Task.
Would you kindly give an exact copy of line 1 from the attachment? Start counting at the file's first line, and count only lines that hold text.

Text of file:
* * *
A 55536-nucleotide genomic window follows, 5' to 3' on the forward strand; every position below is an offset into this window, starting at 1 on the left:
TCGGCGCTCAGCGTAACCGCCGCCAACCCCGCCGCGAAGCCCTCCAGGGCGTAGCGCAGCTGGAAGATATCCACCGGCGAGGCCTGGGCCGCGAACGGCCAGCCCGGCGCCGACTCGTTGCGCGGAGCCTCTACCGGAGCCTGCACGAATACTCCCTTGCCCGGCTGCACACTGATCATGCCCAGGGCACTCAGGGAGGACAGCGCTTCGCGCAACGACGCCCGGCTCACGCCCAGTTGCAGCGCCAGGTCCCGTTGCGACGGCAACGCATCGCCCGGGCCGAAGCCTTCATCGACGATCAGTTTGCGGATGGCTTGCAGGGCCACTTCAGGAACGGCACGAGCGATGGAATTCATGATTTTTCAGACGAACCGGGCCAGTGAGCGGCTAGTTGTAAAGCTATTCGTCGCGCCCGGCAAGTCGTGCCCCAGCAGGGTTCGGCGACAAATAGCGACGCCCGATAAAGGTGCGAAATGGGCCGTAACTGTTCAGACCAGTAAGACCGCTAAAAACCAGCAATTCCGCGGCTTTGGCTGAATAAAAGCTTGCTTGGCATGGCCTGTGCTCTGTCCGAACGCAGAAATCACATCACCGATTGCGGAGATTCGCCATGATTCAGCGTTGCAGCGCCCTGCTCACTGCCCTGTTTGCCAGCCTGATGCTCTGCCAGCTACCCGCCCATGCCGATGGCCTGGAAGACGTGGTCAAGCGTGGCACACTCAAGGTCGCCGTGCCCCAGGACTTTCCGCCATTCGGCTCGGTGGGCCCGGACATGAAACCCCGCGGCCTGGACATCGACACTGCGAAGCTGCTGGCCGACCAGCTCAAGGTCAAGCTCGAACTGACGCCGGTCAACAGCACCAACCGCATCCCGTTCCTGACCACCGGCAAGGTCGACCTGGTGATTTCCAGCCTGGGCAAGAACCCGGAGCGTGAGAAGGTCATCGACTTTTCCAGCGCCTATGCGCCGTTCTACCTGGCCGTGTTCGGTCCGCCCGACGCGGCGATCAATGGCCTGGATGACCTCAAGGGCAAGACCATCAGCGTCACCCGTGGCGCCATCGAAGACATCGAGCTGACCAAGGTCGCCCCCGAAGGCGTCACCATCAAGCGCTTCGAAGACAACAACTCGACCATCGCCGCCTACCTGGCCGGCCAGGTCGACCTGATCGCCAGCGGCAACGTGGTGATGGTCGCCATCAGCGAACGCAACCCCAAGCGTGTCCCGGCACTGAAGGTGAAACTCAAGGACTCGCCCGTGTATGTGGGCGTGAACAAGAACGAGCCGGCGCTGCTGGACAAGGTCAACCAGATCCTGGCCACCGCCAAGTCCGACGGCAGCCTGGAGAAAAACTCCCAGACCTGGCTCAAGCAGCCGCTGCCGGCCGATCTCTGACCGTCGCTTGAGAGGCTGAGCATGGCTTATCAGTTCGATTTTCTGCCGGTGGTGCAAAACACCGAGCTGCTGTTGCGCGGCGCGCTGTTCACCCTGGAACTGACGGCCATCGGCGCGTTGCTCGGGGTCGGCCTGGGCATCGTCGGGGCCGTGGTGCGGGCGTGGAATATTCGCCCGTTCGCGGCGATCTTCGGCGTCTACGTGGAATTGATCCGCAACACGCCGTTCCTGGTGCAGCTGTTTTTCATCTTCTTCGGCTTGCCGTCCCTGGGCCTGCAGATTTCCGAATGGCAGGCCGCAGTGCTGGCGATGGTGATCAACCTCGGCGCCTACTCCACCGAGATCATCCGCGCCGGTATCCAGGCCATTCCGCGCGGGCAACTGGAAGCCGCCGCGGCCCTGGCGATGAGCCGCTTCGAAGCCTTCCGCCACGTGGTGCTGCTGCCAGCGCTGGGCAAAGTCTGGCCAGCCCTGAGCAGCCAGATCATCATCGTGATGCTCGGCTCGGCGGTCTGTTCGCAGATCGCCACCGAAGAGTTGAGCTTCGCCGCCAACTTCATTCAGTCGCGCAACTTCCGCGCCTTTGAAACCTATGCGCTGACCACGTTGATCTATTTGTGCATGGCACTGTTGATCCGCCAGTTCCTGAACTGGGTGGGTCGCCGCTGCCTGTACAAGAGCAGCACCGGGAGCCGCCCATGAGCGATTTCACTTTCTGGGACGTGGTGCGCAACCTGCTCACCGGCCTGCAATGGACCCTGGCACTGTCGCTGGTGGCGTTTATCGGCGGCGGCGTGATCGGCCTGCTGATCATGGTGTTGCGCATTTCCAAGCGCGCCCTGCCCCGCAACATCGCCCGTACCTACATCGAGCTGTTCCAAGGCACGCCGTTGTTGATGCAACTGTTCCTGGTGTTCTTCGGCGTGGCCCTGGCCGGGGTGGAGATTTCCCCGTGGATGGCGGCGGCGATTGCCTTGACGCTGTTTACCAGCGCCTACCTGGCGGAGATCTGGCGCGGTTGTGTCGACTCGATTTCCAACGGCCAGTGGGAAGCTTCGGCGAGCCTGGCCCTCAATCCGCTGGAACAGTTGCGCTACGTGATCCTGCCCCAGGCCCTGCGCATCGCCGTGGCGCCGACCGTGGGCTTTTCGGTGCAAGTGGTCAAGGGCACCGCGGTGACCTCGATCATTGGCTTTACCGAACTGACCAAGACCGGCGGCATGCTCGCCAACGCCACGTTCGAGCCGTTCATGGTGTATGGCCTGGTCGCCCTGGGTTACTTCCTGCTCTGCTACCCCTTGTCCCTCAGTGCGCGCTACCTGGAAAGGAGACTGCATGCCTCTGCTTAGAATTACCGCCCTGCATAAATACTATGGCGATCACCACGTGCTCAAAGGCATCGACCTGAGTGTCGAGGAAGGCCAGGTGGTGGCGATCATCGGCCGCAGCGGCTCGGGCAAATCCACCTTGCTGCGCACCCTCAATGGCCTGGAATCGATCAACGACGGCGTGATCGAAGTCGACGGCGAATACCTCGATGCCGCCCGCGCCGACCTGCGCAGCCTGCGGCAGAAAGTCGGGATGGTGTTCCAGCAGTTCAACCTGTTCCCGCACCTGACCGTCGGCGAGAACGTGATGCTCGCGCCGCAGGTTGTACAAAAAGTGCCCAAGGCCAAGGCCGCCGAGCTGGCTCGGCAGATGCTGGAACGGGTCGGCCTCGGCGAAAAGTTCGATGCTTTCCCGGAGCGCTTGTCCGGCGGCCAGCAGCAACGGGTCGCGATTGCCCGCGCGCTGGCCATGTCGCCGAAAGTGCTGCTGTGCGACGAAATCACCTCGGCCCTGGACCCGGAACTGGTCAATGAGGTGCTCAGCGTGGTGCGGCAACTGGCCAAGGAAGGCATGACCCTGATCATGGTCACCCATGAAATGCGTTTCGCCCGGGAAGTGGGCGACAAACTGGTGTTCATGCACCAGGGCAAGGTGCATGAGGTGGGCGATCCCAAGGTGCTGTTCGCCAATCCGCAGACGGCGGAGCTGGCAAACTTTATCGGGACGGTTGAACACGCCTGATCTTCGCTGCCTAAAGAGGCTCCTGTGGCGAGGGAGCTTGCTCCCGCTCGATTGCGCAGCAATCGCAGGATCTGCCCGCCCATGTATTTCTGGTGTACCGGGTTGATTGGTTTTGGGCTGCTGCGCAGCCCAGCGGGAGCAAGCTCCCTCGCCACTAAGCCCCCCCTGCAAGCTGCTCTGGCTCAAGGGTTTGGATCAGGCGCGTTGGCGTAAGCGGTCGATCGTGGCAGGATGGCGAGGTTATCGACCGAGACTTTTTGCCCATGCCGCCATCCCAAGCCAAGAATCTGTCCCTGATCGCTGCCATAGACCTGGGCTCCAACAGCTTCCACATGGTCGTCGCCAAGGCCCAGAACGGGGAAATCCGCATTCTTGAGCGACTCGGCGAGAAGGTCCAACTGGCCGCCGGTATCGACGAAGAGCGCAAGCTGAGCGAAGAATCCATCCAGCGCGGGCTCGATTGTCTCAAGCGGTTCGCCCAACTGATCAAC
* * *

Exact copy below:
A 55536-nucleotide genomic window follows, 5' to 3' on the forward strand; every position below is an offset into this window, starting at 1 on the left: